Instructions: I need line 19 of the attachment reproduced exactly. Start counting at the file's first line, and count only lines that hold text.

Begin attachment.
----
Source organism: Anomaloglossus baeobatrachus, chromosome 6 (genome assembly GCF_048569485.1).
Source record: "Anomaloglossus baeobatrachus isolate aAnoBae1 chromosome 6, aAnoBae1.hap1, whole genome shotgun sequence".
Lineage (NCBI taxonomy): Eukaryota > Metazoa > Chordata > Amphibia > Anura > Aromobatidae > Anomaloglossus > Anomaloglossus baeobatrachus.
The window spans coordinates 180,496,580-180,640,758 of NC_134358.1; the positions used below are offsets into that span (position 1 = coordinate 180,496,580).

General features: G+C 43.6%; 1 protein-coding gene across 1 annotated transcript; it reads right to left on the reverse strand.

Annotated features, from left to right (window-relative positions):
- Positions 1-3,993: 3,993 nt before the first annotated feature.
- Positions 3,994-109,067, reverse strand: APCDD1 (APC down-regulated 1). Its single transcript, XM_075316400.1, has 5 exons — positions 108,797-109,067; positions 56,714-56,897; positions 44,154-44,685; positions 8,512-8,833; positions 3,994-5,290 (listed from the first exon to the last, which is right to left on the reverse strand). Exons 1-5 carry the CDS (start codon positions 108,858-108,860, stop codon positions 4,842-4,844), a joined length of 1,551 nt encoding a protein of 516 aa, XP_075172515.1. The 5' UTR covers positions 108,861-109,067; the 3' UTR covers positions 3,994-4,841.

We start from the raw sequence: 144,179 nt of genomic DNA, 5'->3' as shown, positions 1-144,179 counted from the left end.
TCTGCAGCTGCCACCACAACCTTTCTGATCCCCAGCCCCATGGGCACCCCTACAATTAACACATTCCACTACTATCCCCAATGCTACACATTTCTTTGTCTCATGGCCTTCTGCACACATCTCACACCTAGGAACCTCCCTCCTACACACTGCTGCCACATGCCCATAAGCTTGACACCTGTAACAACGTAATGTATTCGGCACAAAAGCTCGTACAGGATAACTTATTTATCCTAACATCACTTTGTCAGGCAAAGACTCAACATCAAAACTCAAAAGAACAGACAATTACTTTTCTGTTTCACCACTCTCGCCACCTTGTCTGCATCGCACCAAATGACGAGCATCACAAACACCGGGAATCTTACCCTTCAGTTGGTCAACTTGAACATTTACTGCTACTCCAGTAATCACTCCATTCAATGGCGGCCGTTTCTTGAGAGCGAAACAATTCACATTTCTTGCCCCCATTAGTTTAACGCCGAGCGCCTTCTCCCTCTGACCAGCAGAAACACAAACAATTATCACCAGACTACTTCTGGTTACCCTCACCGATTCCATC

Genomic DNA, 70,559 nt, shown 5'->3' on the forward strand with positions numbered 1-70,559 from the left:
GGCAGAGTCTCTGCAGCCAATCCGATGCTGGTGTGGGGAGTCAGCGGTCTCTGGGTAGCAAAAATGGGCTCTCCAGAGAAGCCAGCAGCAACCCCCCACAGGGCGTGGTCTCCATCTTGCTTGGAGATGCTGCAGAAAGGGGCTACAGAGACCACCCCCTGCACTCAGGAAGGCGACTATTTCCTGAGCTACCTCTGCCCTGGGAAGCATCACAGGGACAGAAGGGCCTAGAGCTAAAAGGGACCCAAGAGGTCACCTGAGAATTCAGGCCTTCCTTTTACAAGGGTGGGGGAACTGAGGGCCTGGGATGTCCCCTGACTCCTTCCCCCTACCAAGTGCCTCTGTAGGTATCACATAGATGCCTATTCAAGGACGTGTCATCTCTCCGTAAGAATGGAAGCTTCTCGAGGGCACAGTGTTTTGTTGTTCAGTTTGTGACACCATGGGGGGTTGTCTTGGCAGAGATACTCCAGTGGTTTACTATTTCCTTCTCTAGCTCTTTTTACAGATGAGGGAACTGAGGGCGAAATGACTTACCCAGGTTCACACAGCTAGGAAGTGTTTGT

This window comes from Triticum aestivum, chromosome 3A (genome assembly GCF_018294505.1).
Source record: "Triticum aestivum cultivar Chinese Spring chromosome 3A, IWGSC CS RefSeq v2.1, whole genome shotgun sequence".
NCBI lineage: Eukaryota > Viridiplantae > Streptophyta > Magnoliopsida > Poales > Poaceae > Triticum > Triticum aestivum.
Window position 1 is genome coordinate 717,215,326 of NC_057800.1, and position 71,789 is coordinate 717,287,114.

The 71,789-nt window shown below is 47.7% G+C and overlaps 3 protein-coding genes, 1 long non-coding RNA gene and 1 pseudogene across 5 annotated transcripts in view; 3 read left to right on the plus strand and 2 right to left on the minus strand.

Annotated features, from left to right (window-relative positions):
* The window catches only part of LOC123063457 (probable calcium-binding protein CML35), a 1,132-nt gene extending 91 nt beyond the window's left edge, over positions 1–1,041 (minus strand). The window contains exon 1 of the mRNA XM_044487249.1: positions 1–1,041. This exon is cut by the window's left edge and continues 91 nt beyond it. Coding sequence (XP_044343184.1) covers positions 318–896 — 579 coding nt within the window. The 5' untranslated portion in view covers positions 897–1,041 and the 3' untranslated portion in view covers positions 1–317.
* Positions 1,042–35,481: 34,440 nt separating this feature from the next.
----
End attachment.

* The window catches only part of LOC123063457 (probable calcium-binding protein CML35), a 1,132-nt gene extending 91 nt beyond the window's left edge, over positions 1–1,041 (minus strand). The window contains exon 1 of the mRNA XM_044487249.1: positions 1–1,041. This exon is cut by the window's left edge and continues 91 nt beyond it. Coding sequence (XP_044343184.1) covers positions 318–896 — 579 coding nt within the window. The 5' untranslated portion in view covers positions 897–1,041 and the 3' untranslated portion in view covers positions 1–317.